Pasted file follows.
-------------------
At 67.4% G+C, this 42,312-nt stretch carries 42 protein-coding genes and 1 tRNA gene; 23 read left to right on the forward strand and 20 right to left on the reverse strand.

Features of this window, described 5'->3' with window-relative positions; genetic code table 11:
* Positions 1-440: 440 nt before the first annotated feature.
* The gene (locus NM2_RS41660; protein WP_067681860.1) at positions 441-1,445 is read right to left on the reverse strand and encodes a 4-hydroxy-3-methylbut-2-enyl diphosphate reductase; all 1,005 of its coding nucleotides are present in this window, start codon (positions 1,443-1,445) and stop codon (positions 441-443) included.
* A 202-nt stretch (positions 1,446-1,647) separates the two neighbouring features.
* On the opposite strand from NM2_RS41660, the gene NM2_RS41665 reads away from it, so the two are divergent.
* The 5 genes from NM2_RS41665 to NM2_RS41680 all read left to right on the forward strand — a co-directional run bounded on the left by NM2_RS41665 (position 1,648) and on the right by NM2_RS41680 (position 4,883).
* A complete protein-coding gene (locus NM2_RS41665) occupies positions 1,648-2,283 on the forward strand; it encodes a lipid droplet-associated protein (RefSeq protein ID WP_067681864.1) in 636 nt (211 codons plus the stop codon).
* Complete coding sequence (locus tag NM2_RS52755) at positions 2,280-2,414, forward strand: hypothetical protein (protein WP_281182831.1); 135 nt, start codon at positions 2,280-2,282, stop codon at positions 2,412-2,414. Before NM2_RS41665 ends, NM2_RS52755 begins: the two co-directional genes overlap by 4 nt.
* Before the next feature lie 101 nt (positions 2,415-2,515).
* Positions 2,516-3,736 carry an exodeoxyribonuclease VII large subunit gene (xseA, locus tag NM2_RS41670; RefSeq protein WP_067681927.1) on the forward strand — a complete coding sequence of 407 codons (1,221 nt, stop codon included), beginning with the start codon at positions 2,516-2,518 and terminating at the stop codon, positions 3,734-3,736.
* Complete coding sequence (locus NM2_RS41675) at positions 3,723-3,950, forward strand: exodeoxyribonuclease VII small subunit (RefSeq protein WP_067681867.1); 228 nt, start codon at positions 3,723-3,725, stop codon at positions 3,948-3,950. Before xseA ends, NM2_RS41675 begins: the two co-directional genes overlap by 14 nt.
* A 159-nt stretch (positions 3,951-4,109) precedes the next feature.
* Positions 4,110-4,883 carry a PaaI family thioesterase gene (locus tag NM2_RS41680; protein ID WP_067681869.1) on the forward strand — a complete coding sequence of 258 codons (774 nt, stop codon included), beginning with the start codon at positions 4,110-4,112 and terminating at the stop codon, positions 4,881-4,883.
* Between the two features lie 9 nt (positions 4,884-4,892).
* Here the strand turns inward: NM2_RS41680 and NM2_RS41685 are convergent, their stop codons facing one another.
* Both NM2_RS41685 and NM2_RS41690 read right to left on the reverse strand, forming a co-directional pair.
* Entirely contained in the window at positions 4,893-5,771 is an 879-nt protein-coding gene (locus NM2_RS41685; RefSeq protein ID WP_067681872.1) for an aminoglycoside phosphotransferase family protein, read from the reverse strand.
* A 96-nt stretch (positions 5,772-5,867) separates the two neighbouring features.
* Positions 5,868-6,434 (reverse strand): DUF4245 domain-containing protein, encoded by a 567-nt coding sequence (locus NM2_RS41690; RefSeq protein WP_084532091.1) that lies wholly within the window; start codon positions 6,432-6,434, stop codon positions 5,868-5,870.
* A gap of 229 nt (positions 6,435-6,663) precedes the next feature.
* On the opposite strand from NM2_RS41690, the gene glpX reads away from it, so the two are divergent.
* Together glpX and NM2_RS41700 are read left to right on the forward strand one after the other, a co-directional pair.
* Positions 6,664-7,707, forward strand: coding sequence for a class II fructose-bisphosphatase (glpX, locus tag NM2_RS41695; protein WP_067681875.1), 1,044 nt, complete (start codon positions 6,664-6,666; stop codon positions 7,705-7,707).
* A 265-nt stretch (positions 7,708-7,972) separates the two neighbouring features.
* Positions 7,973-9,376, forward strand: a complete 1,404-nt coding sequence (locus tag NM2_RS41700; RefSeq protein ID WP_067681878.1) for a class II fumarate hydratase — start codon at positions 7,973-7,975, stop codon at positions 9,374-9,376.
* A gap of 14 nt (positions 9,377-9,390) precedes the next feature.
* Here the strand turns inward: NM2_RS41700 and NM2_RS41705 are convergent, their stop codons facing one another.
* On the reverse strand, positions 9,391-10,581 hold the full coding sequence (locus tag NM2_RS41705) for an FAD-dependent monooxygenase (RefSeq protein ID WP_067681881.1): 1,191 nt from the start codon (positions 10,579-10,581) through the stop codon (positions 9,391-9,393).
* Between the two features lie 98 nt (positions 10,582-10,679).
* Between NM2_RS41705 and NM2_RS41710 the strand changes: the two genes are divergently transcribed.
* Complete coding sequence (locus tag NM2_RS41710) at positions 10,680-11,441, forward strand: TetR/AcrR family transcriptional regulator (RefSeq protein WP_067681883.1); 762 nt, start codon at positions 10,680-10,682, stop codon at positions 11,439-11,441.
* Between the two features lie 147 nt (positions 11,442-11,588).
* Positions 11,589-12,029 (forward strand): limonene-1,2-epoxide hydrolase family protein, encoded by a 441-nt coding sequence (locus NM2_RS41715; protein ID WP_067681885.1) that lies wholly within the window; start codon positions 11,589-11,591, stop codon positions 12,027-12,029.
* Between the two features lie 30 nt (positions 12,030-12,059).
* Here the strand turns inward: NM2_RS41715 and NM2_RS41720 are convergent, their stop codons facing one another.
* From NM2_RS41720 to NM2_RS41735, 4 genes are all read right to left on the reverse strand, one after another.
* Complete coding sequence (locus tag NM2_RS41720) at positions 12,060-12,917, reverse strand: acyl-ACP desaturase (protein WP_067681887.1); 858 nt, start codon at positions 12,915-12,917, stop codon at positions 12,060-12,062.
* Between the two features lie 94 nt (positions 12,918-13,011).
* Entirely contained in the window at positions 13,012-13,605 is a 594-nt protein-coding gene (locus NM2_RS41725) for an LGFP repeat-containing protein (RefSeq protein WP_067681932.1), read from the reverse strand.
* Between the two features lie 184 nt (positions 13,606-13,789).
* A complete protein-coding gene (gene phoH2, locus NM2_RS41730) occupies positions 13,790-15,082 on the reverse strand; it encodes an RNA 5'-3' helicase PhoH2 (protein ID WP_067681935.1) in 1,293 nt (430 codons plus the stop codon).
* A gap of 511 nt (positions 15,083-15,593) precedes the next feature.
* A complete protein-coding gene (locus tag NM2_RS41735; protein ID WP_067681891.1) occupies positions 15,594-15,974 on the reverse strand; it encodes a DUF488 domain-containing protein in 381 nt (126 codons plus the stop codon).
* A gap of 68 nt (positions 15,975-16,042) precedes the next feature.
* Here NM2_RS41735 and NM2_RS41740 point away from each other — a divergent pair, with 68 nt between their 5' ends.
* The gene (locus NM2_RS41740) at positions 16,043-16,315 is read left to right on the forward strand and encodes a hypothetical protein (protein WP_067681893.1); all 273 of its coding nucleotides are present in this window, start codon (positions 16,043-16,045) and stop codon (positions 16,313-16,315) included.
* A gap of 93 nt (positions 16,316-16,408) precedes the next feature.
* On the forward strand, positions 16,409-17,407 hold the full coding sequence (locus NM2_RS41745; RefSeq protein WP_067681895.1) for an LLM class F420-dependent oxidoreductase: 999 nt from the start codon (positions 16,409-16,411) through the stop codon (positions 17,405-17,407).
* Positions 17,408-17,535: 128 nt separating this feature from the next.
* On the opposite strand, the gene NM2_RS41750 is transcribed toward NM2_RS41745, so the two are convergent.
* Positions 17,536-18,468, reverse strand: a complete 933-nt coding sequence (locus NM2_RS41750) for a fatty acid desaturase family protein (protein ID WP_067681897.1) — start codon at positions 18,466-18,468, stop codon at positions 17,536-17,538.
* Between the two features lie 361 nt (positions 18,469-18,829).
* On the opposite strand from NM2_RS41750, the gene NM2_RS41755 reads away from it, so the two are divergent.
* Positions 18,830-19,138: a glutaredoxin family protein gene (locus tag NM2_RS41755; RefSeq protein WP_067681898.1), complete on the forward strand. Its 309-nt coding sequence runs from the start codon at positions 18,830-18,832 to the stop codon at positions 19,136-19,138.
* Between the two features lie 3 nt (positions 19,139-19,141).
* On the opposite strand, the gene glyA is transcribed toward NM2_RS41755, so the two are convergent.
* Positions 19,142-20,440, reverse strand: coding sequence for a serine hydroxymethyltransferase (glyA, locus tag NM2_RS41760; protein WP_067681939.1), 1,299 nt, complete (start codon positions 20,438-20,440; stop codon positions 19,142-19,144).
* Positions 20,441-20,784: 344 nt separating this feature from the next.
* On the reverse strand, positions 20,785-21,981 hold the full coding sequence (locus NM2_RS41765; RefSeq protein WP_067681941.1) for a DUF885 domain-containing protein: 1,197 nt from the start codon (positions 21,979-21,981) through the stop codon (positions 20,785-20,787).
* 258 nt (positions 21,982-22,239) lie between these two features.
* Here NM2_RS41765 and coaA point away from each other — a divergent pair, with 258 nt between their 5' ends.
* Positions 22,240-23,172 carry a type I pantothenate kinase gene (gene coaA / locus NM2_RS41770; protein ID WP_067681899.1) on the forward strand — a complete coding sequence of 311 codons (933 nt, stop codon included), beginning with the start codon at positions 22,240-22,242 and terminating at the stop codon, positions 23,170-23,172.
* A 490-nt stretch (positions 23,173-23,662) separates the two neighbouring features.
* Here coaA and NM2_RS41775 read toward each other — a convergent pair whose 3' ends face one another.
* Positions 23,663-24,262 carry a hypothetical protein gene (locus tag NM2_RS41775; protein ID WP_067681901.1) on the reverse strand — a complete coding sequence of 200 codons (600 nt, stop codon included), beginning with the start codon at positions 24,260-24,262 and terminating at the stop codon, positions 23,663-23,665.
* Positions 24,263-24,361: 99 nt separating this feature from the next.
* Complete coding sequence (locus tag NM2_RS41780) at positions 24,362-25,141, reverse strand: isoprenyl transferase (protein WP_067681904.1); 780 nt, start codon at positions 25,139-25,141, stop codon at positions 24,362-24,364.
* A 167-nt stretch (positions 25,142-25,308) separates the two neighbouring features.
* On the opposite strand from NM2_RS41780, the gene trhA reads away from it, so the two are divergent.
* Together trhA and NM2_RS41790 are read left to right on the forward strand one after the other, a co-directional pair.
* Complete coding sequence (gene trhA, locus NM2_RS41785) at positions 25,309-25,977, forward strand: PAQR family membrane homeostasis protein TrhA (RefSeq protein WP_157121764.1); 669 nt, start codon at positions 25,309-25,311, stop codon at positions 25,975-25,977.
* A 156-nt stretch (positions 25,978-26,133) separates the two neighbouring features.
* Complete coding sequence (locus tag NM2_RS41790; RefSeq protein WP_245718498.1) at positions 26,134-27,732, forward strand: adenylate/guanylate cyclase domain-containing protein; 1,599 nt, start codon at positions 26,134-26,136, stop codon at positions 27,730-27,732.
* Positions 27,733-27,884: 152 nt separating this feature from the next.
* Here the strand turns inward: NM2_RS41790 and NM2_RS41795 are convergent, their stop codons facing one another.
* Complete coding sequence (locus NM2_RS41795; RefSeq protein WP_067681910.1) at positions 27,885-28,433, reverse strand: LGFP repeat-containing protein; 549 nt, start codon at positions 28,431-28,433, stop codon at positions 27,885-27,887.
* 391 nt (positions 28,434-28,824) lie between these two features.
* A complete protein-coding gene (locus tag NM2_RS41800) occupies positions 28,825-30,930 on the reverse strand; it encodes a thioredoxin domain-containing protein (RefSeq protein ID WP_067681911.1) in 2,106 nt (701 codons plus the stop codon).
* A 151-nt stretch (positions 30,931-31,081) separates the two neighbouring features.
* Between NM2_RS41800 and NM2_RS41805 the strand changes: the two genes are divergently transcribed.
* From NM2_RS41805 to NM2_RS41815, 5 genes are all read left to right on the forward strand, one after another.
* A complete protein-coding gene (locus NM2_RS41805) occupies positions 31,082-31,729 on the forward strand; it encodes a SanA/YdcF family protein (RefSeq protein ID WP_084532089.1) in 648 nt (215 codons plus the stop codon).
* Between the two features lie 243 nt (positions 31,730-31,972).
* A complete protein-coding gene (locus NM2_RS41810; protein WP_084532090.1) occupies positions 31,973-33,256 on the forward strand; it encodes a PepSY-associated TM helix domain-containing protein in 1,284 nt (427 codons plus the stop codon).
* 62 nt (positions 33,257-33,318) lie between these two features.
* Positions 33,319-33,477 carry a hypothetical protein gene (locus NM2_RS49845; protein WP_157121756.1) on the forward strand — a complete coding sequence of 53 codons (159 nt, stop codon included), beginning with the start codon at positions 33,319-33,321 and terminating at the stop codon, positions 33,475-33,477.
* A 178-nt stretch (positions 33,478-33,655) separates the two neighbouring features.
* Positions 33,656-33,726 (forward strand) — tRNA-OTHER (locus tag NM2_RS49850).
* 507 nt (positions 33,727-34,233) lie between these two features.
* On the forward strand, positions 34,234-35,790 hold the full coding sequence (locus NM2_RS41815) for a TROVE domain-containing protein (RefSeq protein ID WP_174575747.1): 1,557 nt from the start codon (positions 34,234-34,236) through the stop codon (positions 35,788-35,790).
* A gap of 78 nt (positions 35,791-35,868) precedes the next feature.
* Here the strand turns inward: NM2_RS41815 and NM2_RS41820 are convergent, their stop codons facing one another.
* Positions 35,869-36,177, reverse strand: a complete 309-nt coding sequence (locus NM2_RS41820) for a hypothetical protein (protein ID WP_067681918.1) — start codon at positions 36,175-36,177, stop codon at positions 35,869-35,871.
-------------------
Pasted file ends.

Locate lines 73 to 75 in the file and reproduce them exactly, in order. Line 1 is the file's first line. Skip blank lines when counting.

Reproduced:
* A 156-nt stretch (positions 25,978-26,133) separates the two neighbouring features.
* Complete coding sequence (locus tag NM2_RS41790; RefSeq protein WP_245718498.1) at positions 26,134-27,732, forward strand: adenylate/guanylate cyclase domain-containing protein; 1,599 nt, start codon at positions 26,134-26,136, stop codon at positions 27,730-27,732.
* Positions 27,733-27,884: 152 nt separating this feature from the next.